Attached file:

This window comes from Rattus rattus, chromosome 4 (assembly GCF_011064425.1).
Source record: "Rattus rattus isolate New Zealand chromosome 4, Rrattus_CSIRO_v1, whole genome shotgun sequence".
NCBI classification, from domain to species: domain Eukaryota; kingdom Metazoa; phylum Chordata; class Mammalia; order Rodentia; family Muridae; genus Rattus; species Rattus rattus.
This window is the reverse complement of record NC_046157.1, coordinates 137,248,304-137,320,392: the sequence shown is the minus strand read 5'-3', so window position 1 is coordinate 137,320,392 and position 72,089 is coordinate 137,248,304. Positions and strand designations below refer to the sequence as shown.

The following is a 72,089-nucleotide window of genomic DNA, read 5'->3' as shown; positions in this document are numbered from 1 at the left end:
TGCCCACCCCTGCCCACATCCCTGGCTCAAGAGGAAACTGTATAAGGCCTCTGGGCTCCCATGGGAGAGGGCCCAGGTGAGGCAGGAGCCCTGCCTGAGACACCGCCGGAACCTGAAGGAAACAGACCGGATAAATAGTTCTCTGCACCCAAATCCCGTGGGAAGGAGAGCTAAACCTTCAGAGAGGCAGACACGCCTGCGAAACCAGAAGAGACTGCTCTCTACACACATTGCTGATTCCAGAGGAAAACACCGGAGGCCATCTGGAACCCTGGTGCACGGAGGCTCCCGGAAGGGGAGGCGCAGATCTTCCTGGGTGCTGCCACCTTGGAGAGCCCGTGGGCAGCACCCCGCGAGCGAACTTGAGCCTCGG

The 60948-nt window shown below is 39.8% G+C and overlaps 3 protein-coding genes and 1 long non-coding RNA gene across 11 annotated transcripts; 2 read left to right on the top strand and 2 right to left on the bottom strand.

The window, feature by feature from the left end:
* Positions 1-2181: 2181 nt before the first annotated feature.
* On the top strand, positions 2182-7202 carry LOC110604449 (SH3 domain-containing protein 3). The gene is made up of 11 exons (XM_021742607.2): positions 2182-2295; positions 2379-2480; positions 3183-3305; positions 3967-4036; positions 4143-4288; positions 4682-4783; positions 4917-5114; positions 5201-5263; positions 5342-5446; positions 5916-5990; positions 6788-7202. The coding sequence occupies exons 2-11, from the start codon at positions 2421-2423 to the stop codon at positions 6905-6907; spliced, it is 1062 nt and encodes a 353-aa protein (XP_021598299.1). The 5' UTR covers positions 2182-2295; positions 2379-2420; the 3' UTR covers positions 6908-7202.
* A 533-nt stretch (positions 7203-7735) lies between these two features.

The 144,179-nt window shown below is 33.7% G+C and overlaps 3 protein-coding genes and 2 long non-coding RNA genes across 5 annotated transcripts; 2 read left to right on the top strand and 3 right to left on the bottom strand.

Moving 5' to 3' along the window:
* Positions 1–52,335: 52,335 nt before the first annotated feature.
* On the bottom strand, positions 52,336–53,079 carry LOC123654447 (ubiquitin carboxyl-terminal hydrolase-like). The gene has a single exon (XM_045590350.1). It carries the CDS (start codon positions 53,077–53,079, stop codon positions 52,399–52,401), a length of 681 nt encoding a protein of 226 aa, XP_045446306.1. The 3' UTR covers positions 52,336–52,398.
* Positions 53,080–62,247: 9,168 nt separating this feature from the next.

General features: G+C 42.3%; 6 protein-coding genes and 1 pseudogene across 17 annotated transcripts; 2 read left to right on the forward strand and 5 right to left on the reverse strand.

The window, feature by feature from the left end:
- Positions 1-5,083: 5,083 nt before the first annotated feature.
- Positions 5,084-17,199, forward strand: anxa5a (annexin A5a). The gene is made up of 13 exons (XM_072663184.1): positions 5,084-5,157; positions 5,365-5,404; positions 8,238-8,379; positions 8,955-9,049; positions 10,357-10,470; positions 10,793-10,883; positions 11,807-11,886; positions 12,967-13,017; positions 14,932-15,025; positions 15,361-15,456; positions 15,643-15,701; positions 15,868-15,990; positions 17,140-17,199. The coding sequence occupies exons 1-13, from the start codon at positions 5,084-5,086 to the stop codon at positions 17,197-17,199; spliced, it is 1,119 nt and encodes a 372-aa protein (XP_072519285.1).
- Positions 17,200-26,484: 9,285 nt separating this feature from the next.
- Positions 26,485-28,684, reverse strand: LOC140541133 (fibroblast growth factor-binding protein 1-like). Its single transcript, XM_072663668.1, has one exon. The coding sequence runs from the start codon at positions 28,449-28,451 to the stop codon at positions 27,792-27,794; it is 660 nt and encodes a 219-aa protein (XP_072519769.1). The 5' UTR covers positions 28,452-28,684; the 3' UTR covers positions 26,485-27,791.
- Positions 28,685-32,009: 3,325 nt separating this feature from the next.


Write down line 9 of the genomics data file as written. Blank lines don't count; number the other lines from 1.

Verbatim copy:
* Positions 1-2181: 2181 nt before the first annotated feature.